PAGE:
The future of the automobile comes into sharp focus as I shiver on the shoulder of a damp road in Northern California, waiting for technical editor Don Sherman to make his first 0-to-60-mph pass in a Tesla Roadster - a preproduction version of the svelte, $100,000 electric two-seater powered by 6831 laptop-computer batteries and the collective enthusiasm of an intrepid band of Silicon Valley engineers and green dreamers the world over.
Sherman puts the car in gear and mashes both the brake and accelerator pedals. Unlike conventional reciprocating engines, electric motors make maximum torque at zero rpm. With 211 lb-ft straining against the firmly clamped brake rotors, the Tesla emits a weird mechanical groan, a cross between a mortally wounded ship sinking to the bottom of the ocean and the prefight keening of a kung fu master in a cheesy chop-socky flick.
When Sherman releases the brake, the gracefully rounded rear end of the Tesla squats and the fat rear tires spin on the slick pavement. The car leaves the line sideways, launching like an Indy car slithering out of the pits. Then I hear another unexpected sound - the puny squeal of the horn, which Sherman is squeezing inadvertently as he slaps on an armful of opposite lock. ("I was hanging on for dear life," he reported later.) Finally, the tires hook up, and Sherman rockets past 60 mph - and past 100 mph, for good measure. And as he dematerializes into the fog, I find myself thinking, "Sweet!"
The Tesla Roadster isn't going to save the planet. It's not going to redefine the automobile. The earth won't spin off its axis if and when the first cars come off the production line as scheduled later this year. I mean, we're talking about a projected 2008 model year run of 600 units. Toyota cranks out that many Corollas in a morning. So this isn't an electric Ford Model T. It's more like a glorified science project. A tree-hugger's wet dream. A geeky curiosity to display next to the solar-powered toothbrush and organic Twinkies, right?
Wrong. As wrong as a Toyota Prius on a Formula 1 grid. Or Ed Begley, Jr., channeling Steve McQueen in a remake of Le Mans.
Not only is the Tesla the first genuinely eco-friendly vehicle to deserve a spot in any self-respecting car guy's fantasy garage, but it's also the first car to make a plausible case for all-electric personal transportation in the not-too-distant future. Oh, sure, the haters will tell you that the Tesla Roadster is powered mostly by hype, that nothing with a top speed of 125 mph deserves to be called a supercar, that it's merely a high-voltage version of the Lotus Elise built by an underfunded start-up masquerading as a grown-up car company.
So here are a few things you ought to know about the Tesla: With the equivalent of 248 hp and 211 lb-ft of instantly available torque, the car we tested surged to 60 mph in 4.7 seconds - in damp conditions. Al-though it is, in fact, based on the Elise, the highly modified Tesla is more refined in every way. And despite the addition of the 1000-pound battery pack, the Roadster is everything a sports car ought to be - agile, responsive to driver inputs, and rewarding at speed.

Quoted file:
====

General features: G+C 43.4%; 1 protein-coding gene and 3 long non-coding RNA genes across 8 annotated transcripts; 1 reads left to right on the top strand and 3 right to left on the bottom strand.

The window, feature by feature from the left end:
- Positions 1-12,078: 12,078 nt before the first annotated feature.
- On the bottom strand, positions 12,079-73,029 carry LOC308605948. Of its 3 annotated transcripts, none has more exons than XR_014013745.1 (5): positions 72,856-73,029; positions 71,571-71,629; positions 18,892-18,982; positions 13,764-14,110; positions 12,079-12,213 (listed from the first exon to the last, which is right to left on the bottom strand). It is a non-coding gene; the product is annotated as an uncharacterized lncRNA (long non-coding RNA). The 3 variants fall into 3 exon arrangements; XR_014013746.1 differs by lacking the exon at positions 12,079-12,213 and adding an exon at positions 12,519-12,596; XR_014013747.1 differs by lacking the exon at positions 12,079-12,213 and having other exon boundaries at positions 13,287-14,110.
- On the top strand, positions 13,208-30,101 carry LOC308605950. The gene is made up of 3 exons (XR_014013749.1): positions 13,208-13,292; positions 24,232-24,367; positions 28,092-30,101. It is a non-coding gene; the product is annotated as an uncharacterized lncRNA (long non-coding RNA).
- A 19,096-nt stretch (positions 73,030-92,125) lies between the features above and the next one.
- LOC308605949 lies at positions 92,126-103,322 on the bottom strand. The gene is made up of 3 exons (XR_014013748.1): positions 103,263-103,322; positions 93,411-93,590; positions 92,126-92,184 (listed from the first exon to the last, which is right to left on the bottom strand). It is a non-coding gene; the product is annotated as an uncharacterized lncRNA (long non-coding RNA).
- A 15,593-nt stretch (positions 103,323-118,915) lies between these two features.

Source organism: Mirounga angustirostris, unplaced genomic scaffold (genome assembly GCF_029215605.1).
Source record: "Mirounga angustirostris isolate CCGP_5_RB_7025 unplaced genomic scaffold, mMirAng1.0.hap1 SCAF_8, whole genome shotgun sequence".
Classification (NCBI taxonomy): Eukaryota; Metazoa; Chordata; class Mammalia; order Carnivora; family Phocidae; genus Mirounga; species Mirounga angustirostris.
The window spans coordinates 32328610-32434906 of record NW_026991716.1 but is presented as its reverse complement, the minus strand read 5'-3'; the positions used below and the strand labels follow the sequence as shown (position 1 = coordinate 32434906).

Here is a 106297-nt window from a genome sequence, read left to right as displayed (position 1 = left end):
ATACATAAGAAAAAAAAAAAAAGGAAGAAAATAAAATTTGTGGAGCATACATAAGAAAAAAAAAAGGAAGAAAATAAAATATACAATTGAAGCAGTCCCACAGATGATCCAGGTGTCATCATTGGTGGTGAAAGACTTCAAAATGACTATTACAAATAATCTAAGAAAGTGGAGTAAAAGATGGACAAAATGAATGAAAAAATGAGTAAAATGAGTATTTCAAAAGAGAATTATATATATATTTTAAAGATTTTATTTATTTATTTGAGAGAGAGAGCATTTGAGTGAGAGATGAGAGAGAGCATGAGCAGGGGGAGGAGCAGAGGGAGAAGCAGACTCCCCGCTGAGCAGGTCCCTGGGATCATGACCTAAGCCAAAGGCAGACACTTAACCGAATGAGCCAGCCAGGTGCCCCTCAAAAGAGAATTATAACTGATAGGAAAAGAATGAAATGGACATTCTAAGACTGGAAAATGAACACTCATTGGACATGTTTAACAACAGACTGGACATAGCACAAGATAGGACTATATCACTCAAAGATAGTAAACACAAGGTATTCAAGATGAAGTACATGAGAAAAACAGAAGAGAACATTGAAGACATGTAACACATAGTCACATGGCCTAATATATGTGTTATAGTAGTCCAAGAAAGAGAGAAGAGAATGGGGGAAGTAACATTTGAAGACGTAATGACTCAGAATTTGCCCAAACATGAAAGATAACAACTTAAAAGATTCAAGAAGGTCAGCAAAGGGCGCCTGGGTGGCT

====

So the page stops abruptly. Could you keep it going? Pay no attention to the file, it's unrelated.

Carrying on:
But best of all, it's right here, right now. This isn't a piece of Silicon Valley vaporware or a show car made out of balsa wood and duct tape. Sherman and I flogged a pair of Teslas - prototypes 19 and 20 - around the twisty roads between San Jose and San Francisco for the better part of a day, and neither car missed a beat. The experience made a believer out of me. And I'm convinced that it'll do the same for any car enthusiast who gets a chance to drive one.
Does this mean you ought to start shorting stock in companies selling conventional cars? Hardly. The Tesla's range is limited to about 220 miles - less if you plan to play hooligan. The battery packs are outrageously expensive, and longevity is an open question. Starting at $98,950, the Roadster is obviously too pricey to change the world. And while Tesla is developing a sedan to compete with the BMW 5-series and the Mercedes-Benz E-class, the company isn't merely a minnow by automotive standards. It's an amoeba.
"Getting to this point has been a remarkable achievement," says auto analyst and consultant John Casesa. "But the viability of the company has a lot to do with economies of scale, brand development, and distribution networks. And assuming that their technology doesn't turn out to be completely proprietary, then they're going to come up against a lot of the traditional automobile companies. In addition to maintaining its intellectual and technological leadership, the company is going to face some large industrial challenges."
Electric cars have been coming off the drawing boards - and dying in the marketplace - for more than a century. In fact, most of the conference rooms in Tesla's offices in San Carlos are named after failed electric car companies. (Irony or hubris? You make the call.) In recent years, of course, the most notorious failure was General Motors' EV1, which was killed not, as filmmaker Chris Paine and conspiracy theorists maintain, by a greedy, shortsighted car company but by batteries - first lead-acid and then nickel-metal-hydride - that compromised its range. But the development of more potent lithium-ion batteries, commercially available since the early 1990s, offered new hope to electric car devotees.
Tesla Motors was founded in 2003 by Silicon Valley entrepreneurs Martin Eberhard and Marc Tarpenning. After striking out with venture capitalists, they found a sugar daddy in multi-millionaire Elon Musk, cofounder of PayPal and CEO of the space exploration firm SpaceX. (To date, he's provided $37 million of the $105 million raised by the company.) Their first major hire was chief technical officer JB Straubel, a young engineer who'd independently started developing an electric vehicle powered by thousands of lithium-ion laptop batteries.